Because of the laptop has been desk-bound for its entire existence, I haven’t really experienced the charms of having a combined computer for office and travel. Indeed, I haven’t even used the keyboard much. The controversial Touch Bar hasn’t even been an issue. I haven’t used it. But the fingerprint ID button has been a boon, and I have become addicted.
In general use, though, apart from a continuing problem with wobbly USB-C ports, an issue Apple failed to acknowledge, I have been quite content with the MacBook Pro. I must admit, though, that during 2020 I began to seriously question the decision to employ a laptop for desk use.
The arrival of the three M1-chipped computers, MacBook Air, 13in MacBook Pro and Apple Mini, was a point of great interest and the Mini, in particular, set my thoughts churning. But it was academic interest because my current MBP is only two years old, still in Apple Care warranty, and still doing a good job. Or so I thought.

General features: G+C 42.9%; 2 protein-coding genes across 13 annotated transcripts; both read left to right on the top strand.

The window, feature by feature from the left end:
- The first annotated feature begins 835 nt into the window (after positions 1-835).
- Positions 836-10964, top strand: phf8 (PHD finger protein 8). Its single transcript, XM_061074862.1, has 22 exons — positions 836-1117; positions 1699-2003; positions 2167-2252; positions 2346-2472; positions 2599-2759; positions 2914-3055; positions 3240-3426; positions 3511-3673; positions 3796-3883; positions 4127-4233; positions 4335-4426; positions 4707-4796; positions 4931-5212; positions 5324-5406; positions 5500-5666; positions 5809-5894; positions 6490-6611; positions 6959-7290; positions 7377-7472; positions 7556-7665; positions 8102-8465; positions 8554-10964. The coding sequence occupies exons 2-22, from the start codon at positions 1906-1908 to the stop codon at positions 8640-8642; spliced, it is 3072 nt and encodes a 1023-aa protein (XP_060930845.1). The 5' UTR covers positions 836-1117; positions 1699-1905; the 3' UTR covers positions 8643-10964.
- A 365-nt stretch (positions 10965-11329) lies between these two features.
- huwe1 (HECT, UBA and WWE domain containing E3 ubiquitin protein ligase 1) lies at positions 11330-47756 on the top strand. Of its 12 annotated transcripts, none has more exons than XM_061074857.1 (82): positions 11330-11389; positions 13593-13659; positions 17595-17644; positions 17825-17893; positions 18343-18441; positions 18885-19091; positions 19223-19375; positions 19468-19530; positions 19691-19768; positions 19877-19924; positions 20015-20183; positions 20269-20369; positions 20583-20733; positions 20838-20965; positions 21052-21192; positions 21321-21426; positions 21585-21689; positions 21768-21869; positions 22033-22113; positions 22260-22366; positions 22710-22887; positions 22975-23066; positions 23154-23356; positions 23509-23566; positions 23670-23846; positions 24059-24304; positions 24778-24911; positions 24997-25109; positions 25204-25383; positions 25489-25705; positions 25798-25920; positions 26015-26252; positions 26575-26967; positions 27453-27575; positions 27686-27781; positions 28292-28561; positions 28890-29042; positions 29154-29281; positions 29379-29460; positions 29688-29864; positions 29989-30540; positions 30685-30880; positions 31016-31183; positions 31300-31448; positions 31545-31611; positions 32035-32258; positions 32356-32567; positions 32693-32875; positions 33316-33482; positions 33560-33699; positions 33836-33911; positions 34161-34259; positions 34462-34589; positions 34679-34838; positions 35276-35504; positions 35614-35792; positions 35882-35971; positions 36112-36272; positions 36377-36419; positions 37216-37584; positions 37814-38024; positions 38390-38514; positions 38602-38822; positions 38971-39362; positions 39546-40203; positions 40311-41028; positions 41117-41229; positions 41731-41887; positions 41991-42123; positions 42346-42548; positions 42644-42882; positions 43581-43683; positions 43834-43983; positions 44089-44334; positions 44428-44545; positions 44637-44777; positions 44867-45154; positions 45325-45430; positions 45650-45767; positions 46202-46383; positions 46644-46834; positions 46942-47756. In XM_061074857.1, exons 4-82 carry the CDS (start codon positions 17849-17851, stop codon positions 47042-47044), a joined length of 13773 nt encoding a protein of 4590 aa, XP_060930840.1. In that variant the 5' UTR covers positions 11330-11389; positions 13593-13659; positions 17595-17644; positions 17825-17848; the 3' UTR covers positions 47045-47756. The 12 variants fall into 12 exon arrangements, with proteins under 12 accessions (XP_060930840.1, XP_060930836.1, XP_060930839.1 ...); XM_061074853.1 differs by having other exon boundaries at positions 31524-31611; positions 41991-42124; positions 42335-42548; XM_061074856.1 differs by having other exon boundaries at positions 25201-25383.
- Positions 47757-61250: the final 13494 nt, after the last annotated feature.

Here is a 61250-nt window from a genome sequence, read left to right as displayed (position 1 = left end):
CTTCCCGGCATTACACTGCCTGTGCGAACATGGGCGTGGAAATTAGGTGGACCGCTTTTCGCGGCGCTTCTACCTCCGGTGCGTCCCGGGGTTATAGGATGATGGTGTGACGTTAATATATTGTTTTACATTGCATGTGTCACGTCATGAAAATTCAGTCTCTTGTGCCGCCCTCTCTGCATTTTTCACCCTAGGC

The appearance of the bulge on the bottom of the MacBook Pro was a moment for reflection. If I could have had the computer repaired and ready for action within the week, I would have probably resisted change.
But Apple Support had some bad news for me. With all Apple Stores closed again because of the second UK lockdown, there’s no chance of getting the MacBook Pro in for repair until December 2 at the very earliest. Nor is Apple arranging for courier collections.
Enter the new super Mini
All this has prompted me to order one of the new Mac Minis. It’s a chance to try out the lauded M1 processor, but also an opportunity to clean up the desk, tuck the computer out of sight and work with just a monitor, keyboard and mouse. Unfortunately, because of the huge demand for this new model, I have to wait three weeks for delivery. I think it will be worth waiting for.
As for the MacBook Pro, I’ll get it repaired (maybe they’ll even give me a new one…) and put it up for sale. I am just hoping that that swollen battery doesn’t burst its breeches before the Mini arrives in the middle of December.